The children always enjoy this activity as it links to chocolate! Help Kit and Sam sort the chocolate pure gold bars. They are only allowed to eat the bars with a real word written on the wrapper! The first page is the sorting boxes (top box is for real words, the bottom box for nonsense words) and then the chocolate pure gold bars are on the following pages. You can print these bars so there are lots to one page - they don't need to be that big!
Phase 3 phoneme spotter 'ure'
Another familiar but lovely activity and chance to get out your highlighter or fancy pens which children love to do. You can do it however your child would most enjoy this activity, but we recommend going through the text belonging to each picture one at a time. Before reading the whole sentence highlight the 'ure' sounds you can find in sentences. Then your child can read the whole sentence paying particular attention to sounding out 'or' (e.g. c-ure) rather than sound it out as as individual letters (e.g. c-u-r-e).
Phase 3 Fixing the Rocker Reading Mini Book
This is a book which is fully decodeable (meaning that your child can sound these words out) and has sound buttons underneath taking some of the strain of reading those trickier sounds when first introduced to them. Once they have decoded all the words ensure that you go back through together and embed sentences for each picture...you will need them for the next part...
Phase 3 Fixing the Rocker Writing Mini Book
Having read the book (as outlined in the activity above) this is the chance for your child to get some sentence writing practice in which is an essential part of being able to apply phonics. You can see if your child recalls the sentence for the picture, or you can dictate this to them. Don't worry about completing this book in one session - spreading it over a few days will have more impact on your child and lead to better enjoyment of the activity too!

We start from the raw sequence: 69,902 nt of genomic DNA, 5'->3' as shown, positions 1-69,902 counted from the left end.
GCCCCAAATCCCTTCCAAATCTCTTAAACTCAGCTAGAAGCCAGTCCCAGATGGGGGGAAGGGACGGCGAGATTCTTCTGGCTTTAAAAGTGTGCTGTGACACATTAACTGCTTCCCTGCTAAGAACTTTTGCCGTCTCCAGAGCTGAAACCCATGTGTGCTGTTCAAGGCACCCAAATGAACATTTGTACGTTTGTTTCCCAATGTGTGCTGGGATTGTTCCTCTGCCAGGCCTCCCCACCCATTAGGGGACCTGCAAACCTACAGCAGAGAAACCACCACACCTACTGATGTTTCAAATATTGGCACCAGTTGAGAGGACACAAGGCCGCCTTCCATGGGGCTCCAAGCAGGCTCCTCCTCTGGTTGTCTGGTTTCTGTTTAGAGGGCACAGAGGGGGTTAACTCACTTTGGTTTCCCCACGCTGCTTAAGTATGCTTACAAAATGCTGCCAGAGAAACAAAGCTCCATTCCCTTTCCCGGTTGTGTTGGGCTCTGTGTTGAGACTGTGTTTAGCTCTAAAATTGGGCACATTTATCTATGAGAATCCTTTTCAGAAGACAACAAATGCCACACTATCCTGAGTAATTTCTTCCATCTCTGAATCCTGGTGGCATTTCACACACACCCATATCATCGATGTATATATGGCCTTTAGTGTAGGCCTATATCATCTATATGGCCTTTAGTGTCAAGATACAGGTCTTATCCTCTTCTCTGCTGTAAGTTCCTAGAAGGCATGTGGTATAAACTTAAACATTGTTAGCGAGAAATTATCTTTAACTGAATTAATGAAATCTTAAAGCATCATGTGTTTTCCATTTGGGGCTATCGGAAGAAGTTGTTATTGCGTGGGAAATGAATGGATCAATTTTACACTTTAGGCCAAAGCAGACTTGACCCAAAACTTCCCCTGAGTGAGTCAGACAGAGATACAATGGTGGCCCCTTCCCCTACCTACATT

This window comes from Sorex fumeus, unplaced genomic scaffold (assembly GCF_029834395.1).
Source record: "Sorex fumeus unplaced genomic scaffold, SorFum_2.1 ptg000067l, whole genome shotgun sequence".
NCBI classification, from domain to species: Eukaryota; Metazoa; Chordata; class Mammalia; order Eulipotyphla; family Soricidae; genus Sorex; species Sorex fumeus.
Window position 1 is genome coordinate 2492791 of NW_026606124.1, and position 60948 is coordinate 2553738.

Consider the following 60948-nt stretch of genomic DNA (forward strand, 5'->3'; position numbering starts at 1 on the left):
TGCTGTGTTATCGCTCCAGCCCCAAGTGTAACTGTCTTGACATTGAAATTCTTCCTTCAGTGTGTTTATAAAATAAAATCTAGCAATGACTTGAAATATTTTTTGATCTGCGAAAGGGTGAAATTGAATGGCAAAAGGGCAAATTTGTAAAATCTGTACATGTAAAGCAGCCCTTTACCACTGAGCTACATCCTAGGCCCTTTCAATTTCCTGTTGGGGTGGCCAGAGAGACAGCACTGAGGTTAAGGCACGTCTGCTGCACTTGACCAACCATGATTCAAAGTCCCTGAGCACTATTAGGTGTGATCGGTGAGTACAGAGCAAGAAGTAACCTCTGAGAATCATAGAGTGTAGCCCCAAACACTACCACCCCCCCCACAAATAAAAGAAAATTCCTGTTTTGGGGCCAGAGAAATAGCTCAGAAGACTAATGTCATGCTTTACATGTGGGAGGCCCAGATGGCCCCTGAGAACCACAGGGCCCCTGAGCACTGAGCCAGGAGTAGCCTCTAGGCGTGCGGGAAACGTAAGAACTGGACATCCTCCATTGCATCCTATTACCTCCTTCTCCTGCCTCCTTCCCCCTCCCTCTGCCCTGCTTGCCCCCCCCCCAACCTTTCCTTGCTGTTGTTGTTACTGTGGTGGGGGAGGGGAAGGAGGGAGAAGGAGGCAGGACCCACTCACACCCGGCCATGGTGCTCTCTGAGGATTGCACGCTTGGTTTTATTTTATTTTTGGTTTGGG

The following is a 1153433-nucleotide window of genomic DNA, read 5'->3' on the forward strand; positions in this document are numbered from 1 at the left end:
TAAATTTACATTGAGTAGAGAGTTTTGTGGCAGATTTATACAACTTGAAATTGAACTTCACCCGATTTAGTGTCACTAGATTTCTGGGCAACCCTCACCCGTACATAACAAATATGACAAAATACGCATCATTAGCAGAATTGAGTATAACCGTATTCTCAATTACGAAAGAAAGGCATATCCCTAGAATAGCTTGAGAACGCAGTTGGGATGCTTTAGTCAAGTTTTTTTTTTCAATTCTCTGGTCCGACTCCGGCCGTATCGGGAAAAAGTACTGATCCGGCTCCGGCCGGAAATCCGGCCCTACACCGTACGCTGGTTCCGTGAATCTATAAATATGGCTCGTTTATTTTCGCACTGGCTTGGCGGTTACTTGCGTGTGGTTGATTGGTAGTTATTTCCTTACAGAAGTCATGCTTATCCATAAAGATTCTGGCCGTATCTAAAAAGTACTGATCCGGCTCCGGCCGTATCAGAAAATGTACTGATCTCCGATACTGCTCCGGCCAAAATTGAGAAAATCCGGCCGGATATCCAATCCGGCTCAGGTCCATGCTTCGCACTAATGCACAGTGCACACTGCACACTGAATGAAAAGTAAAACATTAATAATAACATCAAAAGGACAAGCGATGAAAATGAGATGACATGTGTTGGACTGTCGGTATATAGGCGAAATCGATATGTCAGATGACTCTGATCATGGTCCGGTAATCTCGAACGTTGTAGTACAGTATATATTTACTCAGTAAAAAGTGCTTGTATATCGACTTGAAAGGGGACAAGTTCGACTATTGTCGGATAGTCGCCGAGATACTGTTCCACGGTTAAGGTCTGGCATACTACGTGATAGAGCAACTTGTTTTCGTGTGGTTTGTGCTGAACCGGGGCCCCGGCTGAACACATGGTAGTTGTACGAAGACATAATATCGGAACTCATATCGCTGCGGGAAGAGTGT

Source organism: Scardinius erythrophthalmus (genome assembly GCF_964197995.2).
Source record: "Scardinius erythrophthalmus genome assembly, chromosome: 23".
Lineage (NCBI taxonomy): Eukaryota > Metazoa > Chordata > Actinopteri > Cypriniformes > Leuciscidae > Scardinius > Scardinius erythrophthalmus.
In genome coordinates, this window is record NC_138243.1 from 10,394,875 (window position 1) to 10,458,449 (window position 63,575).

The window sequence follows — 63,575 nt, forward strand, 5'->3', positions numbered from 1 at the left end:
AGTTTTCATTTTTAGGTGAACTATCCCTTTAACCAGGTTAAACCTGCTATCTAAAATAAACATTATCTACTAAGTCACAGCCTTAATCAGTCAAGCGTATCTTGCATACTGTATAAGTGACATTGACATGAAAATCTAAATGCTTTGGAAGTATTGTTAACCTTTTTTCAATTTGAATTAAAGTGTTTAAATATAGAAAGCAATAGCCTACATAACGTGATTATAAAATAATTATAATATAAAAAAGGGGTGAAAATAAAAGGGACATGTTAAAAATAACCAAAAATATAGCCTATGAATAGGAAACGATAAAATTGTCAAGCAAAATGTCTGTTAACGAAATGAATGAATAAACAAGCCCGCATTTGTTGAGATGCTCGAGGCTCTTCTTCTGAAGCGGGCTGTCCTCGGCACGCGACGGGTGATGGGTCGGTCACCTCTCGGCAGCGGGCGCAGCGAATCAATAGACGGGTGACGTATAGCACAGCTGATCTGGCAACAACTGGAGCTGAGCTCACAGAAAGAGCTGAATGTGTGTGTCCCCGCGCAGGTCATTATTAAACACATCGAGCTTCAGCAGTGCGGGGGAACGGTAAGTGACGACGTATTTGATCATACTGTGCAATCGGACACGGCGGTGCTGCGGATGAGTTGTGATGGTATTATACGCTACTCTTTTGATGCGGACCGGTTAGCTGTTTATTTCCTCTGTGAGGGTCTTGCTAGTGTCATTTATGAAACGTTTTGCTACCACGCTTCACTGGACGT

Week 7 - This week sees the last of the sounds within phase three, and as a result the last of the blending and segmenting words. We really hope that you have enjoyed learning these sounds and that you have found it a positive experience with your child. It is not an easy process to teach your own child at home and we know that many of you may have found another week of home schooling challenging so take this moment to reflect on what you are doing and praise yourself for the positives and identify anything that you felt could have gone better to help going forward. For example, have you got a routine that engages your family and keeps everyone happy or having now been in lockdown for an extended period of time, do you feel like you have got into a routine rut?
Routine is great for many children as younger children in particular thrive on structure, but routine doesn't have to feel like its boring or repetitive - if it does you may be in a routine rut! If you have been able to establish a routine but are finding it tough or not stimulating for your child then don't be afraid to switch it up or tailor things more to your own child's way of learning. Spending ten minutes researching online with a cup of tea for other ideas that suits your child's learning style, looking for new interactive games or talking with other parents to share ideas you can use within your routine is time well spent in the long run if you are able to. Every day in school we do phonics and follow the same routine and structure but we switch it up daily and use different activities and games to keep it fresh and fun. If you find yourself getting stalled or in need of a refresh don't be afraid to make little changes - it can make a big difference to not only your child, but to your own wellbeing too! And if you haven't got a routine going at home, don't worry or stress about it - just do what you can in the way that works for your child and family. Health and wellbeing takes precedence!